The Carlisle Mosquito Online

Friday, August 1, 2008


How do transformers work?


A radiator transformer
A fin transformer.
An oil-cooled transformer.

Up at the top of utility poles are large containers called transformers. We may notice a transformer only when the power goes out and someone says, “The transformer blew,” from a power surge or, worse, lightning hit. The garbage can-style transformers and their newer, sleeker cousins are on every street and are spaced approximately every two to five houses. All transformers have lightning or surge arresters, which are protective devices in the event of a surge in power from lightning or other event.

Magnetic fields and electrons

Simply put, voltage is measured by the difference of electrons flowing through the wire. The transformer contains many coils, wrapped around an iron core. As current flows it maintains a

magnetic field in the iron core. The magnetic field induces a current in a secondary core, whose voltage is proportional to the number of windings in the coil. The secondary core has fewer windings, so the voltage is reduced. This is a “stepped down” voltage, which is carried out of the transformer to the home or business as 220-240 volts. Typically computers, telephones, and toasters use 110-120 volts. There are specially used outlets for appliances such as refrigerators and stoves that need 220-240 volts.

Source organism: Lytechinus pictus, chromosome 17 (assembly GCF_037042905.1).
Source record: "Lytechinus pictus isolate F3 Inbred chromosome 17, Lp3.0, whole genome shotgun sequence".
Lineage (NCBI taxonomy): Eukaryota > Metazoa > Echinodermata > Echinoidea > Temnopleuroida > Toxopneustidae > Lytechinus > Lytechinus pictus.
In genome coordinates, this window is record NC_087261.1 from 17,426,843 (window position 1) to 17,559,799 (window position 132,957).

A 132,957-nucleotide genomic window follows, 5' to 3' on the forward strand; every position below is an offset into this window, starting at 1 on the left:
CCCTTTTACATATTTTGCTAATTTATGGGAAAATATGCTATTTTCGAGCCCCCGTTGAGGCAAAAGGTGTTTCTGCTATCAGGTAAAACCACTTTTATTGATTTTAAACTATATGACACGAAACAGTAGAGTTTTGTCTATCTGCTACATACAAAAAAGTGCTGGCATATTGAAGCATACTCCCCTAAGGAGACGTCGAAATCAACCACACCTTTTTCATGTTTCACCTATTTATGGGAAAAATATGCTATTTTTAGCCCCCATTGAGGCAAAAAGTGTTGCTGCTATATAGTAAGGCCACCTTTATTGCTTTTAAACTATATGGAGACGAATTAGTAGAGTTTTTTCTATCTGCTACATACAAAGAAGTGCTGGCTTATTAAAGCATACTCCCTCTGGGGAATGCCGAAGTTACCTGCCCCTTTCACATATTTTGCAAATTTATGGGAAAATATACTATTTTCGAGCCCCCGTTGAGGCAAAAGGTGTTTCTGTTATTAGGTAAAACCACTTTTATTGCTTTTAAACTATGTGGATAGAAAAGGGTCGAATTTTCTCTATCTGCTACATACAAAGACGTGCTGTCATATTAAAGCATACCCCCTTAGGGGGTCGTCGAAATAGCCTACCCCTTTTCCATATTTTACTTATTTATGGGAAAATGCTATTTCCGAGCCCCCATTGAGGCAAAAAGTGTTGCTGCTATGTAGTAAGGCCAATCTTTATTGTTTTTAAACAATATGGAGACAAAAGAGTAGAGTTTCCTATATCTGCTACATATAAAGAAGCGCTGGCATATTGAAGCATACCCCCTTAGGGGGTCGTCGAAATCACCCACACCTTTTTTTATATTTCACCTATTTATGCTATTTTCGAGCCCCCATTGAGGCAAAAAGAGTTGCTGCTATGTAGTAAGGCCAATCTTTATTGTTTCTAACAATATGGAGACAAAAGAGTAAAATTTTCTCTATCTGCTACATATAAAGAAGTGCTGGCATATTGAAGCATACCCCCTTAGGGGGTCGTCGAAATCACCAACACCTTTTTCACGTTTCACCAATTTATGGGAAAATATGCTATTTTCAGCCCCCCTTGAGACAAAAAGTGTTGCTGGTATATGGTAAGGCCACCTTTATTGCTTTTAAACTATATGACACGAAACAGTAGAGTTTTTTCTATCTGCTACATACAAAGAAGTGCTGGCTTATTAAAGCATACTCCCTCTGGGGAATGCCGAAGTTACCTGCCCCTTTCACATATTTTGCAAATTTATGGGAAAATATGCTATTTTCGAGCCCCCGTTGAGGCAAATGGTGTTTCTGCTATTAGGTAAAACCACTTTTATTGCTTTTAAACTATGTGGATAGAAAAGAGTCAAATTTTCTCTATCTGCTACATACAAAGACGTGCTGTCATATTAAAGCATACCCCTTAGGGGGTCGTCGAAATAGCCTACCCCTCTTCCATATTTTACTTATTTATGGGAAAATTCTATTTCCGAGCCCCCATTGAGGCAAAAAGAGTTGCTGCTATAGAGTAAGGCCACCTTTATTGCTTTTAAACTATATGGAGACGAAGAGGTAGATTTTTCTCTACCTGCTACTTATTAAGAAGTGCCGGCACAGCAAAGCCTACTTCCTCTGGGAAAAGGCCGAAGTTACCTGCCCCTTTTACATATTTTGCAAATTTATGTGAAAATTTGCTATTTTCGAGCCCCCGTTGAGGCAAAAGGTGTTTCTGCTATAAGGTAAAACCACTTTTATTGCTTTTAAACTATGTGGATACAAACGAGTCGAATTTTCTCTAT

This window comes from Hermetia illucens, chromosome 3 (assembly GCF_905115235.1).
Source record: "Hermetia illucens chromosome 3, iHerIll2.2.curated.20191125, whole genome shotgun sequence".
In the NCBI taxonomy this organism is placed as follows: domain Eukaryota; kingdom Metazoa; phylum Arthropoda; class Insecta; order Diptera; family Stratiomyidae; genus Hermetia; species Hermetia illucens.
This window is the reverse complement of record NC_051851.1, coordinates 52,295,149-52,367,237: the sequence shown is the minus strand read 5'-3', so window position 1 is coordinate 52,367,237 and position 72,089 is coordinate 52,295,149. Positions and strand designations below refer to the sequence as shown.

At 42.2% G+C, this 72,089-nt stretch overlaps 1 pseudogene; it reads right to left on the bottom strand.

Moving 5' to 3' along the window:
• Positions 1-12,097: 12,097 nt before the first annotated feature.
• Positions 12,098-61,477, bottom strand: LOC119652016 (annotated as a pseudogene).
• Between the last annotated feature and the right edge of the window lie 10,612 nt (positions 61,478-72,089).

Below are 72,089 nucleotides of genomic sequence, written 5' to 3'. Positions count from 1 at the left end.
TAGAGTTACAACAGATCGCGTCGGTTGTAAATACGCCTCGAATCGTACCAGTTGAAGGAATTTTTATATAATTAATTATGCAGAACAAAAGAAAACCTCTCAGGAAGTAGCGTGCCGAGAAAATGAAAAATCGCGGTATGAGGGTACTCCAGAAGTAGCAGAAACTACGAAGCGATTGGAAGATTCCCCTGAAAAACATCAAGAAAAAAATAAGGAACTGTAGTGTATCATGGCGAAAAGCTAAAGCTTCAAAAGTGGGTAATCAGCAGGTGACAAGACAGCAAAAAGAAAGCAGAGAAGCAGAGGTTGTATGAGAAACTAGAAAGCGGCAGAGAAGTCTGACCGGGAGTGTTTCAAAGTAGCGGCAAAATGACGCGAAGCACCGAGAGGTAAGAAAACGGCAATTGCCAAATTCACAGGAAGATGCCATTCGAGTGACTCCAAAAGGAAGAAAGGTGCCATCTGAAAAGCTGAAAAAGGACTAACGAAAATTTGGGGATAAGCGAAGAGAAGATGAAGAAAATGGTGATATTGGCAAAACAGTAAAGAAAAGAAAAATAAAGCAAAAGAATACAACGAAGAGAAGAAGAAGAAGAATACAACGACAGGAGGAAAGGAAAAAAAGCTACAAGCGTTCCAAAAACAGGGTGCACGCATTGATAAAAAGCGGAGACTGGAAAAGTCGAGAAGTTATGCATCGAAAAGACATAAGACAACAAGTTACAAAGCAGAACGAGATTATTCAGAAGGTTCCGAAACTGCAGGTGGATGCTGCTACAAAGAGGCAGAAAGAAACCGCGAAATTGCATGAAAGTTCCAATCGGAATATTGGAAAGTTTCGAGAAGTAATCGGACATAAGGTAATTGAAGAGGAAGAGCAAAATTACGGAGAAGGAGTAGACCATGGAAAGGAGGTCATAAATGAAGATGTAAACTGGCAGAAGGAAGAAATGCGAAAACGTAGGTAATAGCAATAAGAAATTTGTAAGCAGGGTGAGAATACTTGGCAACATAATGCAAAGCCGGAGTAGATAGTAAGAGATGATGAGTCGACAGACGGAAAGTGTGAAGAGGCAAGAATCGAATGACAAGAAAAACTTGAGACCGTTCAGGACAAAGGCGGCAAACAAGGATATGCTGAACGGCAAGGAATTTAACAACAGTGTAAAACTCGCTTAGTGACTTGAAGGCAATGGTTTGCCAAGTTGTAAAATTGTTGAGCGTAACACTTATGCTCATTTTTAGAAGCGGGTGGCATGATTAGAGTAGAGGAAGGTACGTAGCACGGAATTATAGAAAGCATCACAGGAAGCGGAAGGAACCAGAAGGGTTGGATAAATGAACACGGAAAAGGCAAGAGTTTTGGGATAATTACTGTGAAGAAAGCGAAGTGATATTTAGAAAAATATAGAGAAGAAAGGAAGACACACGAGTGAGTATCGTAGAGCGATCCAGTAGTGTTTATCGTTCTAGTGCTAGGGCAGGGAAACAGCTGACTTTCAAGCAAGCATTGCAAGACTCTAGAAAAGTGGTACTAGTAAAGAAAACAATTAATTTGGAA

Seeking energy savings

Transformers create heat in the process of stepping down voltage, and need to be cooled. The older “garbage can” models are filled with oil and use current to cool them. Two newer models found in Carlisle are the “radiator” and “fin” transformers, which partially use air for cooling, cutting down on energy consumption. ∆

© 2008 The Carlisle Mosquito